‘Freeing the world from having to make new plastic. Forever’. These were the words used by Popular Science, the US-based green technology and science publication, to describe the potential of MBA Polymers’ sustainable polymer technology. The magazine interviewed MBA’s founder, Mike Biddle, in April 2014 about his mission to eliminate plastic waste and harness the value of ‘above ground mines’. Mike explains MBA’s story and highlights how our technology stands to revolutionise the way society tackles waste plastics, while creating high quality, lower carbon recycled plastic for use in manufacturing.
So how does MBA separate plastic polymers from complex waste streams?
While the exact processes are confidential, we can give you an overview of some of the different techniques used in plastic polymer separation and how we create five high grade plastics for use in manufacturing: ABS, HIPS, HDPE, PP and Filled PP.
Firstly, we receive waste plastic material for processing from our JV partners in the UK, Austria and China. This is largely automotive shredder residue (ASR), electronic waste and municipal plastic waste. We eliminate any non-plastics, grind the waste into tiny pieces, and ensure that the material we’re processing is scrupulously clean. We can then begin separating the plastics by type. And this is no mean feat.
While metals can be easily separated based on their colour, density and electrical and magnetic properties, plastics have overlapping densities and nearly identical electrical and magnetic properties. And any type of plastic can be any colour. Similarly, some plastics are flame retardant, some are reinforced and many are covered in coatings and dyes. All of this combines to make plastic polymers challenging to separate.
Speaking to Popular Science, Biddle said: “It’s hard to do. That’s why no-one else is doing it. No-one is processing this to the extent we are.”
MBA has adapted separation techniques from industries including mining, metal recycling and food processing, as well as inventing its own techniques. We have 60 patents already registered, and more in the pipeline.
Broadly speaking, multiple separate procedures isolate the five target plastics. Each then goes to a stainless steel silo for blending, before being melted and extruded into spaghetti-like strands. These are sliced into mustard seed-sized pellets – this is the product that we sell to our customers.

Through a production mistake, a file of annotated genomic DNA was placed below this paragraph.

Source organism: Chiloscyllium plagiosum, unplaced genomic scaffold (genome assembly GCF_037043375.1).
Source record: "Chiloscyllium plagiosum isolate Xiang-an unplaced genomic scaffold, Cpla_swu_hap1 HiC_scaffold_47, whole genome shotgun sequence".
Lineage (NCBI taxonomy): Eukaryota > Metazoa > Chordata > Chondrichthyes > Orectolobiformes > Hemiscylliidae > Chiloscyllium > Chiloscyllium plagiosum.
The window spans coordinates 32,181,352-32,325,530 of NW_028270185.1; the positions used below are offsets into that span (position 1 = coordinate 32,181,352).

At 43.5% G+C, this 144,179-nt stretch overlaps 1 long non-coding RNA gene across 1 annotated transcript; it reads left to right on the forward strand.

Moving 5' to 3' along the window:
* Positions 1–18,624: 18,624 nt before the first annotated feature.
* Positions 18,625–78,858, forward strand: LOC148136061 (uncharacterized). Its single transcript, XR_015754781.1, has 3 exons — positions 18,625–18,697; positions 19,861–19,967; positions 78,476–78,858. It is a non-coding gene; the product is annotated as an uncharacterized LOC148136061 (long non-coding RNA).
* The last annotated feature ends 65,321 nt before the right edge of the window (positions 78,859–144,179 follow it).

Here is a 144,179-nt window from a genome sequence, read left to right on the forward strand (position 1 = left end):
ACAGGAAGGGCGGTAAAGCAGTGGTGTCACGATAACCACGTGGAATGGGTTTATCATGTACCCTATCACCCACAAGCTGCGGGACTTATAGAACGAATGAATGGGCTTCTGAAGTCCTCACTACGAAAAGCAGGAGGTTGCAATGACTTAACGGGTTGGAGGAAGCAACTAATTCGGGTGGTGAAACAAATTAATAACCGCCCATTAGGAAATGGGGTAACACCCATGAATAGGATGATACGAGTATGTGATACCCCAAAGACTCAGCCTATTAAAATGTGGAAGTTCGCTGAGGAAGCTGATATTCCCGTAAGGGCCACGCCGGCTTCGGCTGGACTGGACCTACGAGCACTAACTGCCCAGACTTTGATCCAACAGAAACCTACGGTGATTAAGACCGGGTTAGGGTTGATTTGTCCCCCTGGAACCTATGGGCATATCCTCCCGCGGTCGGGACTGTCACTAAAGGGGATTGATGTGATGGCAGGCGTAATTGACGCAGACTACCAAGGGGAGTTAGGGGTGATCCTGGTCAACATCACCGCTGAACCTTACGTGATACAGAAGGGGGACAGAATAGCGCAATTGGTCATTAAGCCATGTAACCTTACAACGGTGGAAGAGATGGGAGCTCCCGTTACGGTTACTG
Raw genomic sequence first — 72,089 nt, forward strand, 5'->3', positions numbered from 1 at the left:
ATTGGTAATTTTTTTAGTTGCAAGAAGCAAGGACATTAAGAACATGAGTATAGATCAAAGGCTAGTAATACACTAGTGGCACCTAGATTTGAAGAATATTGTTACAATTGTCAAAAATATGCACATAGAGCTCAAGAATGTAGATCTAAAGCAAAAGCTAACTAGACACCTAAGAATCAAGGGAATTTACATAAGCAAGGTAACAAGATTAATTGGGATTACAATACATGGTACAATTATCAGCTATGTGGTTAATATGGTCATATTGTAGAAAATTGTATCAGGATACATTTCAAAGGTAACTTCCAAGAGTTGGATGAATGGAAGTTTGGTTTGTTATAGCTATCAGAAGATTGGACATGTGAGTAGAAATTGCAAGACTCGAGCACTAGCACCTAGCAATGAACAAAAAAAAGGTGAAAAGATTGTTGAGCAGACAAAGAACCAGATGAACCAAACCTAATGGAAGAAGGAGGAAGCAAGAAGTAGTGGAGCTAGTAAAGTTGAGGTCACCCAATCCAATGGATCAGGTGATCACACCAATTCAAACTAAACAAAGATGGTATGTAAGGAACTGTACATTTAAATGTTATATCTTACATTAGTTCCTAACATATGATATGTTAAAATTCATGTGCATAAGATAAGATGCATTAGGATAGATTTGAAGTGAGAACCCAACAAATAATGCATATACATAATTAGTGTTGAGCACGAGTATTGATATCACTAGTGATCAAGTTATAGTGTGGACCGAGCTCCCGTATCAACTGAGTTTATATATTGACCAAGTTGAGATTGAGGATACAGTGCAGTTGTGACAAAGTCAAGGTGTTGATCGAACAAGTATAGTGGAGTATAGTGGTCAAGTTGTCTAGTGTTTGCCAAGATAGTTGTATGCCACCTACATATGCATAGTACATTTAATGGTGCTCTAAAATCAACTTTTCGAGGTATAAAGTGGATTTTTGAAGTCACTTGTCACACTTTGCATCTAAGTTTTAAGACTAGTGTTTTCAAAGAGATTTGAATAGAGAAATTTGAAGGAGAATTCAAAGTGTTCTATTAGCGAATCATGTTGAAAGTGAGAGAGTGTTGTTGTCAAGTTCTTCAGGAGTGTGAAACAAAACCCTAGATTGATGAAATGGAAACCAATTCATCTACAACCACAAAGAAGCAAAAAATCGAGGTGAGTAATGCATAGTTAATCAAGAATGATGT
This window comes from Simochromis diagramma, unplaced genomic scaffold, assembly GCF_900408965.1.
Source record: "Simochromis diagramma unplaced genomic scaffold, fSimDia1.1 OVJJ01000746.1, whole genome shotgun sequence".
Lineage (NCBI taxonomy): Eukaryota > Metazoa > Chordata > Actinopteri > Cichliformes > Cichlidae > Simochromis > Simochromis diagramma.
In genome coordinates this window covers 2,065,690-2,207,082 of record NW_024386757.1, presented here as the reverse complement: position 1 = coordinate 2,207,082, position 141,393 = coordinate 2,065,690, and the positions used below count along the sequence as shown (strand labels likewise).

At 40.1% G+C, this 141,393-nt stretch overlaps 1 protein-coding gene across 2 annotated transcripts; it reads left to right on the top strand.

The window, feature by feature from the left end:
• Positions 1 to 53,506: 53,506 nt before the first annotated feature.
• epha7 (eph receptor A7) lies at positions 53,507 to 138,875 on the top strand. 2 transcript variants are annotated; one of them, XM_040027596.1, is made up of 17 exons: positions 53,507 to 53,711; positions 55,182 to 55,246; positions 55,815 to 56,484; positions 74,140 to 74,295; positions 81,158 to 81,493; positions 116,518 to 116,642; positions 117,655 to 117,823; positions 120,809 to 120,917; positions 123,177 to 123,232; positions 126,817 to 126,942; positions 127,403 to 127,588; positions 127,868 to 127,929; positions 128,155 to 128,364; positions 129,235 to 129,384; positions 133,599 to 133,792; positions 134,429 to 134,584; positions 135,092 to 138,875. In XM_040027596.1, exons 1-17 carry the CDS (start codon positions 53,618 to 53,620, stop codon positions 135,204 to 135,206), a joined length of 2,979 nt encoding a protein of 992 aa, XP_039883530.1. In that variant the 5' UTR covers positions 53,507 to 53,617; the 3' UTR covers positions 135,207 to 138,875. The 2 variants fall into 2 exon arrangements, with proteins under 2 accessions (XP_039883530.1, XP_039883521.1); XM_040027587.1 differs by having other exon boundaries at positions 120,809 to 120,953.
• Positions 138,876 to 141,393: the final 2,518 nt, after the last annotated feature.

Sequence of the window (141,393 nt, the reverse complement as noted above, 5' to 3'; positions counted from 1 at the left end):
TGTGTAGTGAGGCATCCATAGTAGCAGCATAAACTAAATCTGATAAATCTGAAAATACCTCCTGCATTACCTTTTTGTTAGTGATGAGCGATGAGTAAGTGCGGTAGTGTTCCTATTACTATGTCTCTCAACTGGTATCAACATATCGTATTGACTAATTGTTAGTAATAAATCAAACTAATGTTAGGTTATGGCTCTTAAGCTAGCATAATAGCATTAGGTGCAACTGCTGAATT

Here are some plastics recycling techniques available to plastics recyclers, as covered by Popular Science:
- Removing ferrous metals – an overhead magnet belt consisting of a strong magnet with a conveyor belt moving around it, plucks ferrous metals from the stream of cleaned, ground, incoming waste and drops them into a separate chute.
- Removing non-ferrous metals – an electro-magnet inside a rotating drum creates a force field at the end of a conveyor belt. Non-ferrous items, like aluminium and copper, jump off the belt and into a chute, repelled by the magnetic field.
- Sorting materials by weight – Mixed material moves onto an inclined grading deck. A fan blows pressurised air across the deck’s surface and lifts the lighter items. The vibrating deck sends heavier and lighter items to different sides of the incline.
- Sorting by chemistry – A polymer-specific surfactant is added to a mix of plastic fragments, and the slurry is placed in an aerated bath. Air bubbles attach to the target plastic and float away from the other materials.
- Sorting by colour – Bits of plastic pour past a photoelectric detector, which identifies those of a particular colour. The detector communicates with an air gun, which blasts any particles of a different colour with air, knocking them out of the waste stream.
To read the whole Popular Science article, please click here.